The Institute of Viral and Liver Diseases develops innovative integrative research programs addressing the next challenges in liver disease by unraveling novel therapeutic targets and biomarkers. By providing a novel understanding of liver disease biology and the discovery of novel targets and biomarkers, these programs will impact the management of patients with liver disease and cancer in France, Europe and beyond.


Personalized medicine approaches for the discovery of novel therapeutic targets and biomarkers for advanced liver disease and liver cancer

Chronic liver disease and cancer are key challenges of public health with unsatisfactory treatment options. Key causes are non-alcoholic fatty liver disease (NASH) and chronic viral infection. Using a recently established single cell RNASeq pipeline (Aizarani et al. Nature 2019) combined with advanced proteomics and patient-derived cell culture and animal models (Mailly et al. Nature Biotech 2015), my group aims to understand the cell circuits of virus-induced and metabolic liver cancer (Hamdane et al. Gastroenterology 2019, Lupberger et al. Gastroenterology 2019). The understanding of disease biology on a molecular level enables us to uncover novel targets and compounds for treatment. A unique hallmark of our program is the integration of laboratory studies with patient data using advanced computational analyses. In collaboration with Biotech, Pharma and the IHU and Strasbourg University Hospitals we translate our findings and compounds into the clinic.


Molecular biology of HBV and HDV virus-host interactions

Our laboratory focuses on virus-host interactions in the context of hepatitis B and D virus (HBV and HDV) infections, the most aggressive forms of chronic viral hepatitis and leading causes of hepatocellular carcinoma worldwide. To date, no treatment allows viral cure. Our key focus is to understand the viral life cycle of HDV and uncover hepatocyte host factors mediating HDV infection as novel therapeutic targets for cure. In collaboration with national and international leading research groups, we are applying novel model systems and cutting-edge functional genomics for drug and target discovery. The discovery of new therapeutic agents targeting these candidate host factors constitutes a major step towards the development of novel treatments for viral cure.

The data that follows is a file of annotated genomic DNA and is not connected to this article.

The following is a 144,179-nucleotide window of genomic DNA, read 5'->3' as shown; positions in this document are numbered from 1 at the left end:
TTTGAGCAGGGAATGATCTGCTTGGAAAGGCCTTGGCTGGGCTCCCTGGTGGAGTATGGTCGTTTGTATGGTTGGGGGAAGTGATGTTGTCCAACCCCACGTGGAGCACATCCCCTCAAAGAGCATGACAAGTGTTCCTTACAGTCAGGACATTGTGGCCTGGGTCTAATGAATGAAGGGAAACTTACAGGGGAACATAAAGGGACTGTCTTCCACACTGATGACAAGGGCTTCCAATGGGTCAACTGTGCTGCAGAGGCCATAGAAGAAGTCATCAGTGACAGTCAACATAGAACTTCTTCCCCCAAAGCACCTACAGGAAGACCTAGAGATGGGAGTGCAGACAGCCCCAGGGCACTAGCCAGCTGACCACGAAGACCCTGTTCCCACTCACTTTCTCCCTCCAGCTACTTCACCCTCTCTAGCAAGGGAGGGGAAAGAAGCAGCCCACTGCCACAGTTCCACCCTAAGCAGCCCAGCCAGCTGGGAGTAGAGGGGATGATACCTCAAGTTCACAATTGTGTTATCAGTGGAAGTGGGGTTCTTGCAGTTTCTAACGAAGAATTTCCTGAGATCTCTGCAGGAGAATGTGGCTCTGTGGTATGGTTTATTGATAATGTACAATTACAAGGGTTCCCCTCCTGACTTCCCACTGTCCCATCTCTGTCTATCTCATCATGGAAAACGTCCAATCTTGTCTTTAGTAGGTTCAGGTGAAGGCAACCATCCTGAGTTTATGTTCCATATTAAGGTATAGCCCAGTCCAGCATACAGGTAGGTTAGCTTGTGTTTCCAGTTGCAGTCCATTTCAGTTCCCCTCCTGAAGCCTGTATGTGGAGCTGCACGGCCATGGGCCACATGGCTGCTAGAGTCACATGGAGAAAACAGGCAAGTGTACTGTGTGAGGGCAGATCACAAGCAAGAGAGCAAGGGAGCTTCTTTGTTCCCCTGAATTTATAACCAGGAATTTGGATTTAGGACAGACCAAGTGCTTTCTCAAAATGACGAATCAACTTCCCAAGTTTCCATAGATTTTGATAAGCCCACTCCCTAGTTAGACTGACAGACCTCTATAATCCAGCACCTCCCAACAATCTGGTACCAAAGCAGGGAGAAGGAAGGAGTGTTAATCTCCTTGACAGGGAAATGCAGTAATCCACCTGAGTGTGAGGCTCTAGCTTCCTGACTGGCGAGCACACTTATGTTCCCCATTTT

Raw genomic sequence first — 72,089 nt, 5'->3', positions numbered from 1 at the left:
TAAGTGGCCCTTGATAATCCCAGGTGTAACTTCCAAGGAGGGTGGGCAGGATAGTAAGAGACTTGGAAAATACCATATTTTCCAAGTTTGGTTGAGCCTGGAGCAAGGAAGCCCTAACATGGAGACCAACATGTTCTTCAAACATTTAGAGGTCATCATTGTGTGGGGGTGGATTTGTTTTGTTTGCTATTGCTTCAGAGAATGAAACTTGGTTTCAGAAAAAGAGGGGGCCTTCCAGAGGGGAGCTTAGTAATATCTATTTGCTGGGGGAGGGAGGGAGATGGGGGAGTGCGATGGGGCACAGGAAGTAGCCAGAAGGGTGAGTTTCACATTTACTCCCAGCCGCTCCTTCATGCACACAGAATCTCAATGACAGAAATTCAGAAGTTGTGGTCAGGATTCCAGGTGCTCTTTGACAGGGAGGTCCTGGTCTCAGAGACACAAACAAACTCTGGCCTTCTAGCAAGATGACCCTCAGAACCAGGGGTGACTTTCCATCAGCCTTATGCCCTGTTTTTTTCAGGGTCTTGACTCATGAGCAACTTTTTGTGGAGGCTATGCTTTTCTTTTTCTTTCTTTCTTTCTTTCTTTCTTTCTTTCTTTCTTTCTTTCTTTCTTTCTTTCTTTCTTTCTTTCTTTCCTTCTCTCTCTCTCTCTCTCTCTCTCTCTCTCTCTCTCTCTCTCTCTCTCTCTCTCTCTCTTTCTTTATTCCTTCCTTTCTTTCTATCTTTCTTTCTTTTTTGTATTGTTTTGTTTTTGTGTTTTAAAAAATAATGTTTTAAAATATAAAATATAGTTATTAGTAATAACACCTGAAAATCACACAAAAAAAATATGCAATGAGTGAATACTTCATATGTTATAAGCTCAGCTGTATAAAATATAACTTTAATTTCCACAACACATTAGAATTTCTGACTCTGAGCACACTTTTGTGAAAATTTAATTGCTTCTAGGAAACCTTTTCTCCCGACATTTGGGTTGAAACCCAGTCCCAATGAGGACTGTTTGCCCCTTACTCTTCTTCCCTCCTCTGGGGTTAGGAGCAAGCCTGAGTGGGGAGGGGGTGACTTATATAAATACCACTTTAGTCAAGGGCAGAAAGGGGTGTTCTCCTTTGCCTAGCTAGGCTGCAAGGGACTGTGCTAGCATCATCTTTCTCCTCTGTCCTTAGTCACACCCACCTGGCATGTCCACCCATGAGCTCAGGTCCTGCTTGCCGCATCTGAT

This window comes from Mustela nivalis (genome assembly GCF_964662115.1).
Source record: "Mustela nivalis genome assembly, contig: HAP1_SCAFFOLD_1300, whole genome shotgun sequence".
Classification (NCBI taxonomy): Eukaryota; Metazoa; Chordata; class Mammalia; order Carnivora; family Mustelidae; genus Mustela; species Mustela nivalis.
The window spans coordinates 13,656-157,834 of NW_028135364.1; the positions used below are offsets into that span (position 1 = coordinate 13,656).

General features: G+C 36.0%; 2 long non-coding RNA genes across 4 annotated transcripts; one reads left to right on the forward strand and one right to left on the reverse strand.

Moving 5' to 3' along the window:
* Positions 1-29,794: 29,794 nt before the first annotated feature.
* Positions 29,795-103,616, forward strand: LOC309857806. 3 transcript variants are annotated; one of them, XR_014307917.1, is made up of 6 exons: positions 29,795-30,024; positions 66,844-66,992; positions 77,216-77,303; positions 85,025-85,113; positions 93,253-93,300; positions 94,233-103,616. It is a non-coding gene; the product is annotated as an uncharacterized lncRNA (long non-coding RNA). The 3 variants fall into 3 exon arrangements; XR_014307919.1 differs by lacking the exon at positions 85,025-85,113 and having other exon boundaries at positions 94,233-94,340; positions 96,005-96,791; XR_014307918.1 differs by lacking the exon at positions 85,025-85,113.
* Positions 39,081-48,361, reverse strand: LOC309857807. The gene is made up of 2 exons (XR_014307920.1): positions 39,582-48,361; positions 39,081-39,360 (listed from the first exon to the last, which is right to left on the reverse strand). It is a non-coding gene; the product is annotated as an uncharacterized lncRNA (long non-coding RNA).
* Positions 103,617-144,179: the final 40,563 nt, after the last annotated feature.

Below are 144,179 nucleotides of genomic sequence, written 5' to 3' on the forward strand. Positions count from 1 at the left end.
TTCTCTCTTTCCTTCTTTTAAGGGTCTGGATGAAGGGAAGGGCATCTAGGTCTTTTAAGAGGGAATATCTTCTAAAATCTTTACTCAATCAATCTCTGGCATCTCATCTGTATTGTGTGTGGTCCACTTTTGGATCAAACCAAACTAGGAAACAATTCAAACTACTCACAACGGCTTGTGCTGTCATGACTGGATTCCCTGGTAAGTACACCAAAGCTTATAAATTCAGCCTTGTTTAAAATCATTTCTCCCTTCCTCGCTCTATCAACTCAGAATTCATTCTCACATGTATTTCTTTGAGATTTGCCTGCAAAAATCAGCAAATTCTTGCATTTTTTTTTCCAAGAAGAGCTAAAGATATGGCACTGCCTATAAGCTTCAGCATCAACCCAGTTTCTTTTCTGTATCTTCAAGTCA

Signaling and virus-host interactions 

To uncover the signaling pathways and drivers of liver disease progression we are assessing the phospho-proteomic landscape of liver disease models. We are using cutting edge bioinformatics to identify etiology-specific and common signaling patterns and to predict regulatory circuits and drivers of liver disease progression as putative targets for chemopreventive strategies. We validate the identified pathways using liver disease animal models and conduct small molecule drug screenings targeting identified signaling pathways with potential relevance for hepatocellular carcinoma development.


SARS-CoV-2 coronavirus-host interactions and therapeutic targets

The novel Coronavirus SARS-CoV-2 that emerged in China in December 2019 and is continuing to spread all over the world constitutes a major public health emergency with 133 M cases and over 550 k related deaths worldwide and rising.
Using our internationally recognized expertise to discover host factors as targets for antiviral therapy, we have established the expertise and model systems to contribute to the global effort to find novel compounds to fight SARS-CoV-2 infection. We aim to discover host factors for the coronavirus life cycle focusing on virus cell entry and replication. Specifically, we will assess the antiviral activity of compounds targeting common host factors of HCV and coronaviruses. Collectively, we anticipate that our program will uncover novel strategies and compounds for antiviral therapy for urgently needed control and cure of coronavirus infection.


Translational Medicine

Bridging basic and translational research with clinical and medical excellence and industrial partnership, the overall objective of this program is to promote the discovery of new diagnostic tools and treatments to improve the clinical outcome of patients affected by advanced liver diseases. The program, directed by Dr. Schuster, includes the application of research findings from cells, tissues, and animals, to clinical research in patient populations. By taking advantage of our established small animal model systems and unique patient cohorts, this program will validate the functional relevance of the uncovered mechanisms by proof-of-concept studies in vivo and in patient cohorts, accelerating the rapid translation our discoveries to clinical practice.